H. Pylori – The Silent (And Sometimes Deadly) Bacteria Inside Us

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  1. pylori was the first bacteria to be formally recognized as a carcinogen and is an underlying root cause of many gastrointestinal disorders.

Helicobacter pylori (H. pylori) is a spiral-shaped bacterium that lives in the stomach and has been infecting people for a long time, with sometimes deadly results. It is an infection that is usually acquired during childhood, which is related to socioeconomic status, poor hygienic conditions, and a high degree of overcrowding; which is acquired by oral ingestion of the bacteria and transmitted mainly within families in childhood. The fecal-oral route appears to be one of the most likely routes of transmission.

Fifty percent of the world’s population is colonized by H. Pylori. The bacterium is strongly adapted to the gastric mucosa due to its characteristics, which allow it to enter the mucus, swim, attack epithelial cells, and evade the immune response, resulting in colonization and persistent transmission.

This bacterium is one of the most prevalent human pathogens, infecting more than 50% of the human population. H. pylori is present in approximately 70 – 80% of the population in developing countries and 13% – 50% of the population in developed countries.

In recent years, there has been a decrease in the prevalence of H. pylori infection in developed countries. In the United States, less than 6% of the children are infected by H. pylori. A similar trend is becoming apparent in other parts of the developed world.

Research indicates that H. pylori has been around at least since human migration out of Africa about 60,000 years ago.

How does H. pylori infection occur?

At Triborough GI we know that H. pylori bacteria can be passed from person to person through direct contact with saliva, vomit or fecal matter. H. pylori may also be spread through contaminated food and/or water.

  1. pylori bacteria are unique because they produce the enzyme urease that allows the bacteria to live in the harsh environment of the stomach. (Clever little bugs aren’t able to change an environment to suit themselves?). The urease enzyme they produce reacts with urea to form ammonia that neutralizes enough of the stomach’s acid to allow the organisms to survive in the tissues.

Even though the stomach acid is lowered by these bacteria, people still get heartburn. This is because the stomach doesn’t get properly acidic, so it doesn’t empty its contents into the small intestine. Food sits in the stomach and ferments, and the by-product of fermentation is lactic acid (this is the ‘burn’ people feel when working out). It is thought that this lactic acid could be the source of heartburn in some individuals.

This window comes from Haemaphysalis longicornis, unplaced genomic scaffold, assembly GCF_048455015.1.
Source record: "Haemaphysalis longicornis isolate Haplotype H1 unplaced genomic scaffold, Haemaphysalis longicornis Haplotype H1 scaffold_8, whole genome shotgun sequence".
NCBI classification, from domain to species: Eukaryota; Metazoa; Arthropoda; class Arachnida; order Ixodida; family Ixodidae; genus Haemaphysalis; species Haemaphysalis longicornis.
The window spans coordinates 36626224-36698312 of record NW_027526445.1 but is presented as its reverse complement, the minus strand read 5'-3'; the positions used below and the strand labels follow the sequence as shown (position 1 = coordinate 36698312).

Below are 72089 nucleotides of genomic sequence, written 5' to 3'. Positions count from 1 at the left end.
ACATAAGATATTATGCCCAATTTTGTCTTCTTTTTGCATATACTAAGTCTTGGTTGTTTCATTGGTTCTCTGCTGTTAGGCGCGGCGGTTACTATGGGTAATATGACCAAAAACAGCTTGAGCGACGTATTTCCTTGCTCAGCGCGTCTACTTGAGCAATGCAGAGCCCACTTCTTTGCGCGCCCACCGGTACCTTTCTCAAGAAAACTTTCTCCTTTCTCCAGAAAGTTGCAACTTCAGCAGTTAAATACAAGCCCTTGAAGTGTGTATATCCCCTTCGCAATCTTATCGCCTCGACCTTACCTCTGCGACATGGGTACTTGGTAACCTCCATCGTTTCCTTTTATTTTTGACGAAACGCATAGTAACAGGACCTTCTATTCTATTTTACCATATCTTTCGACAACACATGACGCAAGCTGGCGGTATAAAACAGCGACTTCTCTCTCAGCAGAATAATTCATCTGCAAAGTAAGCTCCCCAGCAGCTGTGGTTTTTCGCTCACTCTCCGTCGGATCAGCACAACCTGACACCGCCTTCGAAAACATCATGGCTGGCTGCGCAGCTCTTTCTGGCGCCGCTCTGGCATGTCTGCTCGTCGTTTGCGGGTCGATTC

While proton pump inhibitors (PPIs) may make some people feel better, the risk usually outweighs the reward. If the stomach never reaches its proper pH, then a whole host of problems start to arise. For instance, minerals like calcium, magnesium, iron, zinc, copper, selenium, and boron are not absorbed well, if at all.

Also, folate and B12 are poorly absorbed. Magnesium boasts over 300 functions in the body, one of them involves smooth muscle contraction which controls the valves in the GI tract. If the lower esophageal sphincter (LES) is not contracting properly to keep it closed, this could allow for the contents of the stomach to come back up into the esophagus, giving the feeling of reflux.

Since the stomach is designed to sterilize the contents of food, having low stomach acid due to H. pylori can set the stage for other bacteria to colonize the GI tract, triggering SIBO (small intestinal bacterial overgrowth), not to mention allowing viruses and parasites to enter the body via the oral route too.

Symptoms of H. pylori

  • Bloating
  • Frequent burping
  • Nausea/vomiting
  • Abdominal pain/a gnawing pain in the stomach (worse when the stomach is empty)
  • Diarrhea
  • Heartburn
  • Bad breath
  • Anemia
  • Lowered appetite
  • Ulcers

How to test for H. pylori

There are four ways to test for H. pylori infection:

  • A stomach biopsy during endoscopy is one option, but is quite invasive. Results may vary depending on the sampling method, how widespread the infection is, and how the sample is tested after collection. For this reason, other testing methods may yield better results, and will certainly be less expensive and invasive.
  • The Urea Breath Test (UBT) looks for the urease-virulence factor in your breath after ingesting a challenge solution
  • An H. pylori blood test looks for antibodies to H. pylori. A positive result indicates present or past infection. This test is the least reliable for diagnosing H. pylori.
  • Stool testing screens for H. pylori – some labs use PCR-DNA tests to screen for H. pylori DNA in your stool sample. The test also looks for how virulent the H. pylori strains you have are, which can provide some clues as to how damaging the infection is.


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